‘Serious concerns’ over Covid response of some care homes

The Care Inspectorate has written to a Falkirk care home over concerns including cleanliness and PPE.

The Care Inspectorate has raised serious concerns over how a care home in Falkirk is responding to the Covid-19 crisis, one of 13 homes it inspected in a week.

The watchdog has written to Newcarron Court Care Home with “significant concerns” about cleanliness, infection control, access to PPE and the management of waste.

It has given operator Advinia Health Care six requirements its service must meet.

Other care homes that had previously been issued so-called “serious concerns letters” had improved their practices, the inspectorate notes.

The body is required under emergency coronavirus legislation to submit reports every two weeks to MSPs outlining the findings of any inspections.

Current checks are focused on the response to the pandemic and associated issues, including infection control, hygiene and personal protective equipment (PPE).

Its first report, which covers the period from May 27 to June 5, found generally good practice in the 13 care homes inspected.

But at Newcarron Court, the Care Inspectorate wrote of “significant concerns about the cleanliness of environment internally and externally, infection prevention and control practices, access to and management of PPE, and management of contaminated waste”.

Falkirk’s health and social care partnership will now support the care home to fulfil its obligations ahead of a follow-up visit.

However, inspectors observed on the June 4 visit “kind and compassionate interactions between staff and people who live” at the home, which provides care to 116 people.

It also said the home’s manager had only been in post for six weeks, who “engaged positively with us throughout the inspection and took immediate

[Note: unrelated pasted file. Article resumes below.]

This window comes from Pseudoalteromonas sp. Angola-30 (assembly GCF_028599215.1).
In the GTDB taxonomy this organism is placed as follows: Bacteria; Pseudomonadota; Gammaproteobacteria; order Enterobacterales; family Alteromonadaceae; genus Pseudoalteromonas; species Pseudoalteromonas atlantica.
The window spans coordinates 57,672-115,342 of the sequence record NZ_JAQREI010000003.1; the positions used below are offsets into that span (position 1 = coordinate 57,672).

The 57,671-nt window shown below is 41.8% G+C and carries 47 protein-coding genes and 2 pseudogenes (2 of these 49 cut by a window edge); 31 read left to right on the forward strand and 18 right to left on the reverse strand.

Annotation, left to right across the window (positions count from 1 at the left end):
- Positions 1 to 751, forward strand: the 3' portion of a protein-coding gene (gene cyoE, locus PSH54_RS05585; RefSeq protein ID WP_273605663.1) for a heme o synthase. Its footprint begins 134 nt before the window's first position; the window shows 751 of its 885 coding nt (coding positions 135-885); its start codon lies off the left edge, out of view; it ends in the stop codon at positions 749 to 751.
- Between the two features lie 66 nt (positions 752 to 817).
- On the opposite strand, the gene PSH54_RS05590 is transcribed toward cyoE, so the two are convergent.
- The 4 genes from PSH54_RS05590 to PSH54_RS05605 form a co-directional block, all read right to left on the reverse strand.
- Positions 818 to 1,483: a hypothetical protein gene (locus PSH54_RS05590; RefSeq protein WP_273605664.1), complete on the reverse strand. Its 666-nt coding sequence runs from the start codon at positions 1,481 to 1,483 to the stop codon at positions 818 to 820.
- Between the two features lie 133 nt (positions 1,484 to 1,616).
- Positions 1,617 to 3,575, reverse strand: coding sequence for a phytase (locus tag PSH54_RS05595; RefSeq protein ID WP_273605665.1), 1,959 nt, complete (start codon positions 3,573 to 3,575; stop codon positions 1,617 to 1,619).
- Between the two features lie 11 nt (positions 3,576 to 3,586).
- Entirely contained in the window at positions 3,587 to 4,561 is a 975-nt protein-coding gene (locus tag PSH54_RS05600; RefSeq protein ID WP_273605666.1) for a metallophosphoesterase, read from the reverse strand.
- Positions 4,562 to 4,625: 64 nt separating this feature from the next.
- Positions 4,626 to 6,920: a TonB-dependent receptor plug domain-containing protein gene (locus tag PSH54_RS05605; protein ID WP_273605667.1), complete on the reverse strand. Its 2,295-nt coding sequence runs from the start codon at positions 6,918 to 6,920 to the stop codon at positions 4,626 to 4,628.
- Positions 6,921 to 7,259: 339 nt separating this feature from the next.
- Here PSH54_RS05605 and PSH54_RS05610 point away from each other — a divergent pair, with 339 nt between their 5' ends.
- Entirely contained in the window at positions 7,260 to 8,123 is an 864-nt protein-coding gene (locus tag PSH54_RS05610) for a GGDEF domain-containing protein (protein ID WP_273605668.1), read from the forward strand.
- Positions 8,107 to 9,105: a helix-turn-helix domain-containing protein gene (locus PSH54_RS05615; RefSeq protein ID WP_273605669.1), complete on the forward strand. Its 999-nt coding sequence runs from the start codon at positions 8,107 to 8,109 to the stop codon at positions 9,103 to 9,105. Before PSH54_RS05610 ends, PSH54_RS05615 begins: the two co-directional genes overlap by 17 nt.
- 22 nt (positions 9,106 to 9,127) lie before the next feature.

action in terms of addressing some of the concerns raised”.

Newcarron Court said a subsequent inspection had been carried out on June 9 which recognised it had “already made the necessary short-term improvements to operational practices at the home, including ensuring the correct usage of PPE, identified in a small number of isolated incidents”.

A spokesman for the care home said the “safety and well-being of our residents continues to remain our highest priority at all times”.

He added: “We were pleased that the Care Inspectorate observed kind and compassionate care being provided during their inspection.

“We are working closely with Falkirk health and social care partnership and NHS Forth Valley to support the home as we develop a detailed action plan to make sustained further improvements in the interests of all residents.”

The Care Inspectorate also visited Almond View Care Home in Glasgow, which had previously been issued a serious concerns letter.

It found the home “working very differently” with “changes in practice” and significantly reduced risks.

Spynie care home in Elgin, Moray, which has an improvement notice in place, is now “operating to a good standard”, the report found.

Serious concerns relating to supply and use of PPE, infection control practices and staff knowledge were raised at Drummond Grange in Midlothian.

But a follow-up inspection found improvements had been made and that requirements in the Care Inspectorate’s letter had been met.

It also visited Home Farm Care Home in Portree, Skye, where ten residents have died with Covid-19.

The inspectorate is currently engaged in legal action against the home’s operator, HC-One, that could see the provider stripped of its right to provide services there.

The inspection report will be published on conclusion of the court proceedings.

Other concerns raised in the report include issues with staff training, the disposal of PPE and maintaining social distancing.

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